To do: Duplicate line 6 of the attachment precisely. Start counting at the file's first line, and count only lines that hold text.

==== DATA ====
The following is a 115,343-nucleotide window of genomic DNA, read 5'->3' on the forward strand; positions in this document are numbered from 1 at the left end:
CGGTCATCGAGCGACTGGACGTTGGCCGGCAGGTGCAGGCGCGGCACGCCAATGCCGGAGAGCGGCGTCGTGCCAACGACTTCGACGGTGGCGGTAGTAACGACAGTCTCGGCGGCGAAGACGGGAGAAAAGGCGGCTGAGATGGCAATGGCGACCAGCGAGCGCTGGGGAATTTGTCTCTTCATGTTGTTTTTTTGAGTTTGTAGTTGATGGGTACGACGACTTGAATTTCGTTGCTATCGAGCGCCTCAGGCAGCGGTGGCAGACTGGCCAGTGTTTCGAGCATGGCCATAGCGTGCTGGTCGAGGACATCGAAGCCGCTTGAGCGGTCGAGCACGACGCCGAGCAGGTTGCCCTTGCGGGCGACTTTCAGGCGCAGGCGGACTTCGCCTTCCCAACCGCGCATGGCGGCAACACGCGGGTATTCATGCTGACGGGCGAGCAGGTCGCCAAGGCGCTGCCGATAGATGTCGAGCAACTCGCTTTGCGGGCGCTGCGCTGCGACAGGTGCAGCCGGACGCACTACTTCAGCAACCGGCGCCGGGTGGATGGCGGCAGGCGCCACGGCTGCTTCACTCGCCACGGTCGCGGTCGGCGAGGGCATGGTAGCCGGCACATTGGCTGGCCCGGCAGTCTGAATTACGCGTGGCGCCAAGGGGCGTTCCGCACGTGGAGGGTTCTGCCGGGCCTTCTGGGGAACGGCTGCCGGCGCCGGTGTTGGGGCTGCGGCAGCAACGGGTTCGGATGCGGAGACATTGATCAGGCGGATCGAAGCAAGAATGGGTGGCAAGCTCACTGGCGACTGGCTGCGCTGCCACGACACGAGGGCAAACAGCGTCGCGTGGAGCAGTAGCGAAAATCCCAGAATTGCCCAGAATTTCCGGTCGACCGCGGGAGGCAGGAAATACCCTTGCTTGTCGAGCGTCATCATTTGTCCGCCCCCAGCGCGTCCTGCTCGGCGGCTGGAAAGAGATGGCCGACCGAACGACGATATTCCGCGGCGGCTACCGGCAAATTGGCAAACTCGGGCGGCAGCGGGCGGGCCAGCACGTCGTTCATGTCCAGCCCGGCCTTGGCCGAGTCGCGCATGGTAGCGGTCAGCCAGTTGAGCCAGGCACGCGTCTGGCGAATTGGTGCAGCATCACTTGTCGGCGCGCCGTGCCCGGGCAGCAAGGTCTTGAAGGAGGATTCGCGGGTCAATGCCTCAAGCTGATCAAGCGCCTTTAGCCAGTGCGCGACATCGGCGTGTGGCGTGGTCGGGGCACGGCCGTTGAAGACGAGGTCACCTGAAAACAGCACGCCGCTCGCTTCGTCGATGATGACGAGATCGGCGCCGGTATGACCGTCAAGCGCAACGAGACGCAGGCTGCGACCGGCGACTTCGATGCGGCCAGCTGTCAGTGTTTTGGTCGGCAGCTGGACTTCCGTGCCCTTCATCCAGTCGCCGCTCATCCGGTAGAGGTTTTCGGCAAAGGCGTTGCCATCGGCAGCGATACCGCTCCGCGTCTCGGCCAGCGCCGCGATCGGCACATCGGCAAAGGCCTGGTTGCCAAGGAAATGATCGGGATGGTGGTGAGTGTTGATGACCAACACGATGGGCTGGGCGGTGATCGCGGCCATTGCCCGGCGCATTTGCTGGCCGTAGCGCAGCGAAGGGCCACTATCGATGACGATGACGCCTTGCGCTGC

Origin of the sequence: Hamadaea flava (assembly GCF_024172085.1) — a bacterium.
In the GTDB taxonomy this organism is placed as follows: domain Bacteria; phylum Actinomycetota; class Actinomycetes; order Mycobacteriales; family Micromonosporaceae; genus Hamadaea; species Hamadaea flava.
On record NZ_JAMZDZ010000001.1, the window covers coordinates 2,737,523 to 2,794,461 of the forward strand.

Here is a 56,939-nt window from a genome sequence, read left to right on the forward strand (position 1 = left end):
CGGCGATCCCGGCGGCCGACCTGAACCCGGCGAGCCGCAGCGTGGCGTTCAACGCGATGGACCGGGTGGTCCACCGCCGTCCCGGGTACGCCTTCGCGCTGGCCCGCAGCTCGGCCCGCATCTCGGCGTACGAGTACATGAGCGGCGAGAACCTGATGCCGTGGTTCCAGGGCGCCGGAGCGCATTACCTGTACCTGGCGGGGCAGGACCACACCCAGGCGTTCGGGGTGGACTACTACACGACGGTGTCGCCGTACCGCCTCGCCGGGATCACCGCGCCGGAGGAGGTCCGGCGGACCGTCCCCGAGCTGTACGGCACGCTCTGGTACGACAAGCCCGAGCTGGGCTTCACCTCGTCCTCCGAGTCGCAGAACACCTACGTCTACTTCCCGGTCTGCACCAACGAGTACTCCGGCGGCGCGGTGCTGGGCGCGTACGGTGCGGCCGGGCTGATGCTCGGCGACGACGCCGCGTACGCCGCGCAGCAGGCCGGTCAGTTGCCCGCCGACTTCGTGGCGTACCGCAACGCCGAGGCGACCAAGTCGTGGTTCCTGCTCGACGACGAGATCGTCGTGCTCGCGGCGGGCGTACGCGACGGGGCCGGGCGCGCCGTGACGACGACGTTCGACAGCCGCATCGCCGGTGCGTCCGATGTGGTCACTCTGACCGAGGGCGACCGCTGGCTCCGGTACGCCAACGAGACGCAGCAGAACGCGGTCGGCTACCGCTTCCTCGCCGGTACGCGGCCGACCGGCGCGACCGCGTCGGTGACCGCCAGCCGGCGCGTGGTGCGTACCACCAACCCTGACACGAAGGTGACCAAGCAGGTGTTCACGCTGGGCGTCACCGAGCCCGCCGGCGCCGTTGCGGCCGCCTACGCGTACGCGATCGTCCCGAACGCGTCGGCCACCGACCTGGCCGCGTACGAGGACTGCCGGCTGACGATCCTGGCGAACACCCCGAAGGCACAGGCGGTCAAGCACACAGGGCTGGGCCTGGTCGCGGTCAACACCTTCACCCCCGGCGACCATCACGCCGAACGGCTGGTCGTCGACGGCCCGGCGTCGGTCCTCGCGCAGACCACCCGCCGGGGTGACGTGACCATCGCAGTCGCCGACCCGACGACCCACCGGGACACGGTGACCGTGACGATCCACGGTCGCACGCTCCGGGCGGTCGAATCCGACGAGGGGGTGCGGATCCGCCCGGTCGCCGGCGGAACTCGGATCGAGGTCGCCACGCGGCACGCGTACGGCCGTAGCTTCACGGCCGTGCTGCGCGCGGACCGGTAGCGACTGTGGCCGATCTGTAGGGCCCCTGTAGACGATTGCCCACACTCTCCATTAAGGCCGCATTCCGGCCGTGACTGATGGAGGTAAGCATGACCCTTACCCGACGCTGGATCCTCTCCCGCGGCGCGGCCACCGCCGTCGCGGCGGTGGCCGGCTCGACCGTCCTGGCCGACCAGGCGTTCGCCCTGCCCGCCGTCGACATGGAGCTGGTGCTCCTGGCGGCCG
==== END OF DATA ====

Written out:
Here is a 56,939-nt window from a genome sequence, read left to right on the forward strand (position 1 = left end):